American Cinema Editors’ EditFest London 2019 took place in June at the BFI Southbank featuring panels and interviews with top editors from the worlds of movies, TV drama and docs.
Jon Creamer asked just a few of them what it takes to create the perfect cut
Dunkirk, Interstellar, The Dark Knight, Spectre, Master and Commander, Inception, The Prestige, Batman Begins, The Truman Show, X-Men: First Class, Dark Phoenix, The Dark Knight Rises, The Way Back, 1917
Editing is very instinctual. The physical mechanics of cutting two shots together can be trained and learned but it doesn’t necessarily make you any good, it just means that you can join two shots together. That’s the least part. I’d say if I was exercising my brain on the film, probably only 10 percent of it goes to actually editing. The choices are far more important – the rhythm, the application of the music and sound effects. There are so many things that are involved in what an editor does.
Editing is also about your ability to listen to what other people say. In test screenings, an audience cannot tell you how to fix your film but they can tell you what is wrong with it. And you can’t argue with an audience. If an audience doesn’t like something and it’s very obvious on the [screening] cards, there’s not much point arguing. There is a problem but can it be repaired? Do we have the coverage? Do we have the scenes? Do we have the story? If not, can we reshoot and figure out how to do it? More often than not, you can fix many things. But you have to keep reminding yourself that sometimes you can take something and make a worse film.
Invariably if an audience is telling you that they got bored in the third act of movie, a lot of people’s reaction will be ‘the third act is boring.’ They’re always wrong. It’s undoubtedly the first act that’s boring. It’s cumulative. The third act could be absolutely pitch perfect but maybe you’ve brought the weight of a slack second act coming into the third act. Even though the audience are saying ‘we were bored with the end of the movie’, you have to be knowledgeable enough to know the end of the movie is very good, very solid and sound but that there is a definite lag in the first reel and a half. You just have to continuously analyse what those notes are.
The main thing when you’re working on features is assembling and editing everything that comes in on a daily basis. Even if scenes are only half done then I’ll half put them together because the job of the editor is to inform anyone if we’re missing something or something’s not working. They’re heavily reliant on you to be that person because obviously these features cost between $300k and $400k a day. You don’t want to find out you need something else after they’ve left the set or basically demolished it.
You’re the voice of reason. Sometimes they call me The Voice of Doom. But it’s best to take your medicine when you can do something about it. You’re watching for everything – performance coverage, coverage problems, technical problems – all of these things have to be assessed. If there’s a technical problem, is it salvageable? Can I make a considered guess as to whether a shot can be resurrected through digital effects? You do that on a daily basis. You’re trying to make sure the film is working even though it’s still being built in front of your eyes. You do your best to make sure that the film is going to work because as soon as they finish shooting, they finish shooting. You have to stay up to camera. You can’t be a week behind the camera because you won’t be giving them daily updates if they need to do anything different.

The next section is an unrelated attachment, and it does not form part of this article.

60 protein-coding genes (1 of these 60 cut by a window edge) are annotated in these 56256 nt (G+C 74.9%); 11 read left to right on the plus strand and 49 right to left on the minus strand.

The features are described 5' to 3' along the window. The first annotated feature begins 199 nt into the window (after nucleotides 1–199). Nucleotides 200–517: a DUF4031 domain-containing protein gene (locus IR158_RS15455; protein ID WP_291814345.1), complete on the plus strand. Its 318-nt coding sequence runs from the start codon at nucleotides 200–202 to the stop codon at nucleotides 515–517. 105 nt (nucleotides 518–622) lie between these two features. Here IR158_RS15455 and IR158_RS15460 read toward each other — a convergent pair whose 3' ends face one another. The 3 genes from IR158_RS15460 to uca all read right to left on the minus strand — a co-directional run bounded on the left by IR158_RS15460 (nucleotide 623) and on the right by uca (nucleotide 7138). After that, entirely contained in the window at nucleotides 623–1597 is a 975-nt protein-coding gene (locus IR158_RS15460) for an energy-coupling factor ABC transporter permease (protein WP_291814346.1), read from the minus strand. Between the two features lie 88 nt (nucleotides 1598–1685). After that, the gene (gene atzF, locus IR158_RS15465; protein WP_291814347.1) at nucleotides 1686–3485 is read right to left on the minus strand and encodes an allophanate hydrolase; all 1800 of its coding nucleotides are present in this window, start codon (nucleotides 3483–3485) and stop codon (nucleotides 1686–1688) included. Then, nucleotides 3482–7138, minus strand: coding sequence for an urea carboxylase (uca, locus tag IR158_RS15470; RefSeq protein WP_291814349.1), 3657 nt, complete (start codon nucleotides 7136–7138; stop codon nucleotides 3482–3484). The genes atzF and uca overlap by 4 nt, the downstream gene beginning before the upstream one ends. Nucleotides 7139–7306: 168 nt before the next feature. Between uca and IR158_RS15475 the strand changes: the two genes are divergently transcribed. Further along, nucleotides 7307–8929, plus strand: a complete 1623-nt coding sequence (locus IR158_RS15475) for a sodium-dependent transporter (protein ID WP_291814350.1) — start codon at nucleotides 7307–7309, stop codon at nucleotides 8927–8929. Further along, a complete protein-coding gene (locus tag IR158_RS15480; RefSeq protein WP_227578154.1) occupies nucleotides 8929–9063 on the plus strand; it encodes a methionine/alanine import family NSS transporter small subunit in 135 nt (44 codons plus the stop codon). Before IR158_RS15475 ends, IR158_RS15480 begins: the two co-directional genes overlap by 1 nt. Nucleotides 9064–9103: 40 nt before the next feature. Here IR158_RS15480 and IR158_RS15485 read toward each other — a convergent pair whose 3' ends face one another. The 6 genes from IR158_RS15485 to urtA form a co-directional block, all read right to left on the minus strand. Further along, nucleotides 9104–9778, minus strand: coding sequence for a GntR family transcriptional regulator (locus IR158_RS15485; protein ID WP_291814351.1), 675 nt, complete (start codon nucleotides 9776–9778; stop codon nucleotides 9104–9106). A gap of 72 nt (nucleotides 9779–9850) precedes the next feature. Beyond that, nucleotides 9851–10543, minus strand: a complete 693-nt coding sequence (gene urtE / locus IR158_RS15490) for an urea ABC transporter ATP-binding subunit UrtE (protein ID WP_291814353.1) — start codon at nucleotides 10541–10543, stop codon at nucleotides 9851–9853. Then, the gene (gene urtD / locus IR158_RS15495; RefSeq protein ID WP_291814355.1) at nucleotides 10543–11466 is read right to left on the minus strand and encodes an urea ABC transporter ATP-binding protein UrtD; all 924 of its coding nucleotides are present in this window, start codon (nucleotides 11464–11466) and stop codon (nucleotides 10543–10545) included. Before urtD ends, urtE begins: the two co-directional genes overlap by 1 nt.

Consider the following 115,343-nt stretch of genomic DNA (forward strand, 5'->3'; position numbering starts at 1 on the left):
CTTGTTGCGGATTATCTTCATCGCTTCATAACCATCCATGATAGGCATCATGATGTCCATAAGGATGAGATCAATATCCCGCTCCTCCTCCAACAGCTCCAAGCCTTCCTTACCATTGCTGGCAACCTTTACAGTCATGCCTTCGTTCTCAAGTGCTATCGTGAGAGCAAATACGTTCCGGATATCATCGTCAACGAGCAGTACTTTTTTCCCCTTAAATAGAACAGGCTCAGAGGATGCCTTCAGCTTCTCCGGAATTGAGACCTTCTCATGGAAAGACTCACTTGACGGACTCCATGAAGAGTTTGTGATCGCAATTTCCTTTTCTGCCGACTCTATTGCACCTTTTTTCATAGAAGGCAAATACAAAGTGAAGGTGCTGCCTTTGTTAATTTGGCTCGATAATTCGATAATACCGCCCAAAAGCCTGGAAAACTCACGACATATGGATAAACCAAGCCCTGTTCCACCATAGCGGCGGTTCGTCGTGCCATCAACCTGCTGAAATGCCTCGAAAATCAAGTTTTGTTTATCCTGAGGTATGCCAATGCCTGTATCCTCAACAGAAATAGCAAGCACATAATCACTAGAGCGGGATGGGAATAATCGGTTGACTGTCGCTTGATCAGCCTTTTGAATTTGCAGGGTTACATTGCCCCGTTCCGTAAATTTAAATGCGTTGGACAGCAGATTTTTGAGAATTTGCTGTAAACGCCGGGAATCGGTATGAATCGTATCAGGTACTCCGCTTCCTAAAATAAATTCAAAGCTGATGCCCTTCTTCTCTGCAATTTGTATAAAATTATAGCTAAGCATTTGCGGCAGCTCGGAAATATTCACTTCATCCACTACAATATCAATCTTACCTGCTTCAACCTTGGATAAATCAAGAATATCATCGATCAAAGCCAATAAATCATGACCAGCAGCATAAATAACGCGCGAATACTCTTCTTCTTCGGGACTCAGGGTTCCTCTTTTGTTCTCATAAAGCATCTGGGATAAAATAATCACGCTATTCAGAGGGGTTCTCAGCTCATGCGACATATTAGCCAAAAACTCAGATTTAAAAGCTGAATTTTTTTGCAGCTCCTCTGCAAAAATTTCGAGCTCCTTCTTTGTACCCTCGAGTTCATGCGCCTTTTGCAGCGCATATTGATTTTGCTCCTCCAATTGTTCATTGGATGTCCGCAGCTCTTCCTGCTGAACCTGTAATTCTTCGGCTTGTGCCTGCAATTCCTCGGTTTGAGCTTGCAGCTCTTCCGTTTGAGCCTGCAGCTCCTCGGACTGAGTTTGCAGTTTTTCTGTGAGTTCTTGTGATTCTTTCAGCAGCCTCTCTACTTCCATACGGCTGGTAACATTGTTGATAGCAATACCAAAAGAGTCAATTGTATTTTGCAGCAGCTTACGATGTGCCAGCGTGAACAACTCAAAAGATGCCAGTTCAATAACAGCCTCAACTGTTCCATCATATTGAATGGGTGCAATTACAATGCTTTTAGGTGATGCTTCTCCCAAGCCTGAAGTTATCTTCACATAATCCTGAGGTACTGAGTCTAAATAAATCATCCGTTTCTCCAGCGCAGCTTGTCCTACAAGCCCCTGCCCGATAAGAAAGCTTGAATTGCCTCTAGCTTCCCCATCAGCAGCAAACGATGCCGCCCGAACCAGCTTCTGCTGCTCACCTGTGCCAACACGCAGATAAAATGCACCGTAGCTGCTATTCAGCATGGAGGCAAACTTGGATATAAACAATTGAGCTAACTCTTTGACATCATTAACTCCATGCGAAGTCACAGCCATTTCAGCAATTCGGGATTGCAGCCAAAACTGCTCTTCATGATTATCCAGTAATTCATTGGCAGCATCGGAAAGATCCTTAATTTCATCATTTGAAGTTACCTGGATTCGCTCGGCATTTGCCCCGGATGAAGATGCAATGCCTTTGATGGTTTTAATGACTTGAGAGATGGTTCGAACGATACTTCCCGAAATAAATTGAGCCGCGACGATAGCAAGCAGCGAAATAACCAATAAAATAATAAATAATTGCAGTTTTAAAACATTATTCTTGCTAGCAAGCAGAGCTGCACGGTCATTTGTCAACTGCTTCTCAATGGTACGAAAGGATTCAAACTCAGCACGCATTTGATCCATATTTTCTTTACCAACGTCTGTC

With vfx heavy films you’ve got to know what you can get, know the process and know how to get there and then imagine it. That just comes from working on a lot of these films. I would highly not recommend it to people starting out. You start out by editing drama and editing things that are in front of you. Then learn about the vfx process because there can be some pretty big sequences and you just have to imagine them. There’s not much point imagining what can’t be done. But as much as everyone thinks visual effects can do everything you still have to have the basis of a narrative story. You still have to have actors performing correctly with the correct eyelines. All these things have to be working.
The great thing in this industry is you never stop learning. Every film is a learning curve without exception. You come out of the other end having done and seen things you didn’t do on the last one. It’s what makes it such a fascinating job to be in. There are things that are common between films but, my goodness, there’s a lot that isn’t.
Pia Di Ciaula
A Very English Scandal, The Crown, Tyrannosaur, Belle, Stuart: A Life Backwards, Bert and Dickie, Journeyman, Tess of the D’Urbervilles, Hideous Kinky, Blood and Oil, The Street, Dirt Music, Hope Gap
While I assemble, I don’t re-read the script because I want the rushes to reveal the narrative. I only refer back to the script if there is an issue but I find that at this stage, the material is transforming the script into something new. Assembling is a difficult stage because I usually have many hours of rushes and it can feel overwhelming but it’s also very valuable because it’s the only time I will be alone with the footage and create my unbiased cut using my first instincts. Sometimes I have to find a moment that I connect with emotionally in order to begin editing.